A Disabled Woman with an Unwanted Pregnancy Wants a Choice Too
Wright, Victoria, The Independent (London, England)
Pro-life campaigners are seeking a repeal of what they call "the discriminatory section" of the 1967 Abortion Act. That's the bit that allows termination on the grounds of physical disability. Post- Paralympics, their argument goes, we now have to rethink what we mean by "disabled" and "able".
I am disabled. I believe in equal rights for disabled people. And I am pro-choice on abortion, including abortion on the grounds of disability. These beliefs are not contradictory. I am pro-choice because I accept there are times when a woman may not want or be able to continue with her pregnancy. It is a choice which, luckily, I have not had to consider myself. But I'm glad it's available to me.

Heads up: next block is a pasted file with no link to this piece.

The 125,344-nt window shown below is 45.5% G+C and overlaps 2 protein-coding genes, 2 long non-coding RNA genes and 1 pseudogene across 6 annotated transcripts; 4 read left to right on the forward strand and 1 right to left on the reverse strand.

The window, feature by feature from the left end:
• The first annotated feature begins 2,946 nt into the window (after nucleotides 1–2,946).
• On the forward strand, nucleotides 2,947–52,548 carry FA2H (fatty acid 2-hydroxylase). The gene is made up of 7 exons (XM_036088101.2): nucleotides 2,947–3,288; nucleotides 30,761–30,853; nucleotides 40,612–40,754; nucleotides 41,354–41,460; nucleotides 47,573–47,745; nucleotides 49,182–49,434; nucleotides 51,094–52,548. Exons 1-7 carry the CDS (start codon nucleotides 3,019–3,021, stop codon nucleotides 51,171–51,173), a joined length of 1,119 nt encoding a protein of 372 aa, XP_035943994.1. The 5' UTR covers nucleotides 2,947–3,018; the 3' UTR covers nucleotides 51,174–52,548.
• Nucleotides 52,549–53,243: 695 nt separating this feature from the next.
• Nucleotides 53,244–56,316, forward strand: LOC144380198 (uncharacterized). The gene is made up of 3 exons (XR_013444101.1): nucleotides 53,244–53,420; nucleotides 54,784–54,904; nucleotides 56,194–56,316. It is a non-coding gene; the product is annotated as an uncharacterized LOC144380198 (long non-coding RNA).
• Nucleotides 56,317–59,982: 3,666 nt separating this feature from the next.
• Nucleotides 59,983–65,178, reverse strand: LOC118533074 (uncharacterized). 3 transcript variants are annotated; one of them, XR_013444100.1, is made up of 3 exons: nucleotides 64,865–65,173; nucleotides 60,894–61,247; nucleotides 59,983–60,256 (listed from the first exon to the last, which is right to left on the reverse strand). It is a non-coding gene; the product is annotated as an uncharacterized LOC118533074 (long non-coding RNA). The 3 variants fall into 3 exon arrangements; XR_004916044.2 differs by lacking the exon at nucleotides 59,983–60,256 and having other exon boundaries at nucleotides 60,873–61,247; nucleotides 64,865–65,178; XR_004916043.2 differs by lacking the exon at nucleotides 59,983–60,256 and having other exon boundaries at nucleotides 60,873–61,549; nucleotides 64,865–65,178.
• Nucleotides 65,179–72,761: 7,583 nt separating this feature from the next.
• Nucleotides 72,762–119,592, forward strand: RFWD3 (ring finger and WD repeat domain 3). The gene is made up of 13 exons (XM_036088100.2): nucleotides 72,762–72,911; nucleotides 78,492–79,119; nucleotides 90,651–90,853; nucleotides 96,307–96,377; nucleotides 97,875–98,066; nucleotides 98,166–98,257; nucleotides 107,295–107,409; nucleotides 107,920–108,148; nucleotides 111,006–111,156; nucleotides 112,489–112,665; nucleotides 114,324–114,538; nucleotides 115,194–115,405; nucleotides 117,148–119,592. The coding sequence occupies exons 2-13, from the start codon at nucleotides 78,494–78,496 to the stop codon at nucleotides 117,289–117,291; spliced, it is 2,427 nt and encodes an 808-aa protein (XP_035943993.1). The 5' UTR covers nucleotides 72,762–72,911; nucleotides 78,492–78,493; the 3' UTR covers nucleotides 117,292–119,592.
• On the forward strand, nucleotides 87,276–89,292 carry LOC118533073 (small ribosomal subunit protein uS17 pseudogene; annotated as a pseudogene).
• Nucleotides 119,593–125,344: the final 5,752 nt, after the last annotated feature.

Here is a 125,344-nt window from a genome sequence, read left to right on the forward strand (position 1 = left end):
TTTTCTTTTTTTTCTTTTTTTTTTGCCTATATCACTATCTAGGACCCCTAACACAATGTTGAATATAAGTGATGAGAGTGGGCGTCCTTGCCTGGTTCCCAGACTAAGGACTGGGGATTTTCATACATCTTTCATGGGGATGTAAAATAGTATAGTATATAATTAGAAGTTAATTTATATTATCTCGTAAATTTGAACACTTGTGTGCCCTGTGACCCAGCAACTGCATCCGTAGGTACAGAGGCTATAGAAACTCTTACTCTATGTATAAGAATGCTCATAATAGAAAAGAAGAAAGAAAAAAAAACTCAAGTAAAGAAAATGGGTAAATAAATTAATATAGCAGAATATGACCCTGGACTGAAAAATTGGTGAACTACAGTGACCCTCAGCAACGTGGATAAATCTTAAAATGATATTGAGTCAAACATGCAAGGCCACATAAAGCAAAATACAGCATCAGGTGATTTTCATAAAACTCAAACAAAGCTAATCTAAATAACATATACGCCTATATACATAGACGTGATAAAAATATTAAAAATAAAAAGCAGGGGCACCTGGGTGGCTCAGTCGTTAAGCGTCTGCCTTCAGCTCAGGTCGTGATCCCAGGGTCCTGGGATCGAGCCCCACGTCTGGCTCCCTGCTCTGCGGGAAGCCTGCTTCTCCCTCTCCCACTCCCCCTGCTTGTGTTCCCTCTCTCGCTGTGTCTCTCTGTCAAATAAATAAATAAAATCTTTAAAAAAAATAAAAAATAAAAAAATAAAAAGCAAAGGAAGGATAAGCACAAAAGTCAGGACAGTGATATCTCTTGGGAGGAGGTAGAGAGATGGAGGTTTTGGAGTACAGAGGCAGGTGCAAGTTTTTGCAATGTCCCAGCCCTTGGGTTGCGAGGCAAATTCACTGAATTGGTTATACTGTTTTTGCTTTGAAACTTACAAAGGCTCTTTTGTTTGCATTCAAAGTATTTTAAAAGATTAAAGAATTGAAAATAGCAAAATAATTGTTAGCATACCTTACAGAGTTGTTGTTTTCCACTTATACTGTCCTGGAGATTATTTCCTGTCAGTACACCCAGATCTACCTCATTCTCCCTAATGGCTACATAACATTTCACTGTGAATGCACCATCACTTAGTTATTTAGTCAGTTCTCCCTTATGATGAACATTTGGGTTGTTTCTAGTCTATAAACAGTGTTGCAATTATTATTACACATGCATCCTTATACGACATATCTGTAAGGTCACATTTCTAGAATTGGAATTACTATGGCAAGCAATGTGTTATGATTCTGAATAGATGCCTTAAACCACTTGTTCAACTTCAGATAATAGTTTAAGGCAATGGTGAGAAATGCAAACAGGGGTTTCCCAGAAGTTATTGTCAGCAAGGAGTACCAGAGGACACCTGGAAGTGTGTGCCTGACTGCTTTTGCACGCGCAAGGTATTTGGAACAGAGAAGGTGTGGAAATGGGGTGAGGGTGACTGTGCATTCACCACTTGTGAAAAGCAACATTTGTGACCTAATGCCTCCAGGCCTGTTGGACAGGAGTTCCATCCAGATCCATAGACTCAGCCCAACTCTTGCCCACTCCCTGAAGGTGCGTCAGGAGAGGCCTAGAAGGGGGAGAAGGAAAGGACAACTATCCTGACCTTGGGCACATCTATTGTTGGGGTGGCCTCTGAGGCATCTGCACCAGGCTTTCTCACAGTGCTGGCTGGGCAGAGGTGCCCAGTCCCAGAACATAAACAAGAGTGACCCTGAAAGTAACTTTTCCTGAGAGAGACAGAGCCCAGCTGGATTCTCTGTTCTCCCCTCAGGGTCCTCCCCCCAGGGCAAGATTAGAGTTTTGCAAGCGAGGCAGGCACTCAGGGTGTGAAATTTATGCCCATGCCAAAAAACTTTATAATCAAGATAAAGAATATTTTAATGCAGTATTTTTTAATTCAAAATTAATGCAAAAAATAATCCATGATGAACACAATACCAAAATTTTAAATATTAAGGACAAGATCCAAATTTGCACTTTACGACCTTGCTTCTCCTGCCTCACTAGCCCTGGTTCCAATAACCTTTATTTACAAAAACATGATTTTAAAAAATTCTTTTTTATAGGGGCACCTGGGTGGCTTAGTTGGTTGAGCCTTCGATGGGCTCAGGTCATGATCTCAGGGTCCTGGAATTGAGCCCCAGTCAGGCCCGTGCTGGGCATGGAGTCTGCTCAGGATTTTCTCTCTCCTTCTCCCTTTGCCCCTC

What is unnerving is how pro-lifers use the fear of "eugenics" and the success of the Paralympics to try to engineer a change in the law on abortion. In a letter to a newspaper this week, the ProLife Alliance used the word "eugenics" twice. This is, of course, a way of associating the prevention of disability with Nazism. It is an easy and lazy argument for pro-lifers to make. Want an abortion because the baby would be severely disabled and you couldn't cope? You're a Nazi. Want to use prenatal or antenatal testing to avoid passing on inherited conditions? You're a Nazi. Admit that you can't bear living as a severely disabled person and want a doctor to help you die surrounded by your loved ones? You're a Nazi. And a self- hating crip. Disability is more complex than this and we should beware arguments that use such loaded terminology.
We should also keep in mind that some of those pregnant women considering abortion may be disabled themselves. They already know the joys and challenges that being disabled can bring. …